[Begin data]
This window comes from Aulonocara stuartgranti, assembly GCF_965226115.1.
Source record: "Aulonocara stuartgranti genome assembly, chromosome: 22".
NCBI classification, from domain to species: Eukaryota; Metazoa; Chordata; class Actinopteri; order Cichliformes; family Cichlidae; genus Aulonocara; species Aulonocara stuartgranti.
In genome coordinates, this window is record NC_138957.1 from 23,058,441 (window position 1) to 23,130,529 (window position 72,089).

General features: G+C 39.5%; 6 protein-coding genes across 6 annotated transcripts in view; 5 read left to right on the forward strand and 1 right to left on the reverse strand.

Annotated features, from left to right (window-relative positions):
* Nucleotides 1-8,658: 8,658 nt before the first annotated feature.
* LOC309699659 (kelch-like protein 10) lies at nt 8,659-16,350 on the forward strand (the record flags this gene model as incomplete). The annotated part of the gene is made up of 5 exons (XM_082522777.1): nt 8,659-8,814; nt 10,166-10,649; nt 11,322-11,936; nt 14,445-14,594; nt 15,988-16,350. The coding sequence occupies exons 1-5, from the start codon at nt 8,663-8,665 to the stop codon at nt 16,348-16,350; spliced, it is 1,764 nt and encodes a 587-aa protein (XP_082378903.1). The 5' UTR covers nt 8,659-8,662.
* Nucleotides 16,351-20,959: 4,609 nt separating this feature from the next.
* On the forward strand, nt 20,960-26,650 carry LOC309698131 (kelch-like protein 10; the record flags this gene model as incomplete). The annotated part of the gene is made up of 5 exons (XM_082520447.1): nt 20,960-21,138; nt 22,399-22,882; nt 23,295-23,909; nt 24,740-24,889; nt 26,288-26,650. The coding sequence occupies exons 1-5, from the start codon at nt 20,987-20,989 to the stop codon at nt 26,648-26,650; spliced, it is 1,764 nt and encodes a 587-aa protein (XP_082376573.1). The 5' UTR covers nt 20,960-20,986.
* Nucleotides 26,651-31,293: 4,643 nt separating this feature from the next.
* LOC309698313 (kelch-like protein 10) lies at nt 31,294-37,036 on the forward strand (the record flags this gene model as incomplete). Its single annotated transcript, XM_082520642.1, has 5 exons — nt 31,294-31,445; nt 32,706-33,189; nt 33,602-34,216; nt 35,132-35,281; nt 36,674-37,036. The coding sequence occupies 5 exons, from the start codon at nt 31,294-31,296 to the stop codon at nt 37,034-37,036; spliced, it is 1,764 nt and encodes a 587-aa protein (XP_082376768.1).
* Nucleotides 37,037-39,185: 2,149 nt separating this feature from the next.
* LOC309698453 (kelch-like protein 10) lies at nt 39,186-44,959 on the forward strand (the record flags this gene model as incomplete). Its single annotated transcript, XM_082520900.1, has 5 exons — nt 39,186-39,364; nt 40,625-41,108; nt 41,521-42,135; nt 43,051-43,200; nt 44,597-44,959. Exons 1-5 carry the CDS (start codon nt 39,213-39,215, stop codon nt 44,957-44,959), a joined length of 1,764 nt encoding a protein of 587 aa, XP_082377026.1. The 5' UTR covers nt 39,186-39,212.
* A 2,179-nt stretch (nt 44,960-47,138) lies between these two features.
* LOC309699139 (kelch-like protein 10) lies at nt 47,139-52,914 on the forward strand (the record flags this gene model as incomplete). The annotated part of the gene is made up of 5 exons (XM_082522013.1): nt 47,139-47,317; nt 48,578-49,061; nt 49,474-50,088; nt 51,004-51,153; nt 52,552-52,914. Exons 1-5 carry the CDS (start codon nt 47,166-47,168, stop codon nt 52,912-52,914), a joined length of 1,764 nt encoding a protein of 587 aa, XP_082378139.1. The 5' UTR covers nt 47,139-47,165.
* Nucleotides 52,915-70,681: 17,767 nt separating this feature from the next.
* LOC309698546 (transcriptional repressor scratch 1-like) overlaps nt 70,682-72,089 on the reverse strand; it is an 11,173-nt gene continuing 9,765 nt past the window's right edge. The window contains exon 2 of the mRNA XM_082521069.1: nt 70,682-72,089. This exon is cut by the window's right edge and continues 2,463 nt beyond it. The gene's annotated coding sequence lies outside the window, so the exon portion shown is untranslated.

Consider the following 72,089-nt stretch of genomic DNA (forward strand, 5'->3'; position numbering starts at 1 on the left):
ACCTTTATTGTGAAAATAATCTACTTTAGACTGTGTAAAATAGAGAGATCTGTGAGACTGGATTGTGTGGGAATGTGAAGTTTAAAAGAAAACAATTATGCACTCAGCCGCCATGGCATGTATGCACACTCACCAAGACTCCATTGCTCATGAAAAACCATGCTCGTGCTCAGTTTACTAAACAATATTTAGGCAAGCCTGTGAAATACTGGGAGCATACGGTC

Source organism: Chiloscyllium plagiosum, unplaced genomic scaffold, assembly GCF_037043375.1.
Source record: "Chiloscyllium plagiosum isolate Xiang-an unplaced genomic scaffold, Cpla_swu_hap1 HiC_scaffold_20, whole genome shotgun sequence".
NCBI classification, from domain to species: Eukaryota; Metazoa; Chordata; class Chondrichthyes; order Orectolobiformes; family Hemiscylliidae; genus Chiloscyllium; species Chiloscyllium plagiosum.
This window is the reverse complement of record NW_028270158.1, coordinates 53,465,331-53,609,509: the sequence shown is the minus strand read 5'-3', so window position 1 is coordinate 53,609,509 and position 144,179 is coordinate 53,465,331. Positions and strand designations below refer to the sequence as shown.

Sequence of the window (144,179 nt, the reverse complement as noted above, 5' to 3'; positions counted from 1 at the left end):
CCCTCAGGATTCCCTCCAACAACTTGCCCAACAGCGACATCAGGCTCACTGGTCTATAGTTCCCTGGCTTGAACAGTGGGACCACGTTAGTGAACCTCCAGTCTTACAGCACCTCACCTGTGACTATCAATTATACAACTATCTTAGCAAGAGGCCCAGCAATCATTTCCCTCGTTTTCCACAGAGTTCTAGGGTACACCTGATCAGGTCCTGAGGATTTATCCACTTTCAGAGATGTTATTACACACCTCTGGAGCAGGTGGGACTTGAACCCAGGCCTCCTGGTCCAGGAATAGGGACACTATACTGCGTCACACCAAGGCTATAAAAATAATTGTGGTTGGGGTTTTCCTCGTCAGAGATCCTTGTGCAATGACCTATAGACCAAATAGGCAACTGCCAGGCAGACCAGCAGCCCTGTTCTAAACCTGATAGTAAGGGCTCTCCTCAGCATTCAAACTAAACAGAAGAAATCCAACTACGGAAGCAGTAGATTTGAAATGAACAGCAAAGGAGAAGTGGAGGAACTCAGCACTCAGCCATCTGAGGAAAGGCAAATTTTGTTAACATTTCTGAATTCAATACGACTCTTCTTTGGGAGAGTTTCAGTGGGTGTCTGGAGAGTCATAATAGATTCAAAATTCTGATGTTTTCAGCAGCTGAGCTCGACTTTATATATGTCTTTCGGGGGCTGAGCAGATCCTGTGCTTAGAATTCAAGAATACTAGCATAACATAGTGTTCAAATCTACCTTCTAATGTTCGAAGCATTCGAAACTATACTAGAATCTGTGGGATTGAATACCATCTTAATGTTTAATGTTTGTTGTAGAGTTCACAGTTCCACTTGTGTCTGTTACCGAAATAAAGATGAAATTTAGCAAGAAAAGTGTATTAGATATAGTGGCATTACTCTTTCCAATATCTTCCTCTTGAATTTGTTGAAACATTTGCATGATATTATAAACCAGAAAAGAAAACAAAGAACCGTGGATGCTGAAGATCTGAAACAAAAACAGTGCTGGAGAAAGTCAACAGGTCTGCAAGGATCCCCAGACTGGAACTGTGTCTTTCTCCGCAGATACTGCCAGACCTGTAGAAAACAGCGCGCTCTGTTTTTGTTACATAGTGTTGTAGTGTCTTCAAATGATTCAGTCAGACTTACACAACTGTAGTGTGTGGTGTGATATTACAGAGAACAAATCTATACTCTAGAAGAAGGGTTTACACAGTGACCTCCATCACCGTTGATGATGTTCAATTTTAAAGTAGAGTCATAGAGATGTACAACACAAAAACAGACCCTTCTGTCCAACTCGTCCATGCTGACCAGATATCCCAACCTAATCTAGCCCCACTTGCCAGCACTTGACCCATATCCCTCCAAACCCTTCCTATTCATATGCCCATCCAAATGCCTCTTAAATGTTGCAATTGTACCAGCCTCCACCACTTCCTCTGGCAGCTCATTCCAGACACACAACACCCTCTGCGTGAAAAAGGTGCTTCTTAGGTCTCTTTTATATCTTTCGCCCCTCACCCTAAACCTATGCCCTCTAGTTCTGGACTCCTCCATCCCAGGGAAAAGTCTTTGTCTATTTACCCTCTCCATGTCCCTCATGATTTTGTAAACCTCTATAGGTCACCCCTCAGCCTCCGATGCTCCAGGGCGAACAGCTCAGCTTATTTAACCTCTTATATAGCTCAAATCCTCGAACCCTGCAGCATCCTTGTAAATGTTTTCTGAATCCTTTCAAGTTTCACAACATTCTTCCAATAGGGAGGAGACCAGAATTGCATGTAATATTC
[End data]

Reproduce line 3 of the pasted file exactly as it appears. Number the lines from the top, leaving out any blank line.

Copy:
NCBI classification, from domain to species: Eukaryota; Metazoa; Chordata; class Actinopteri; order Cichliformes; family Cichlidae; genus Aulonocara; species Aulonocara stuartgranti.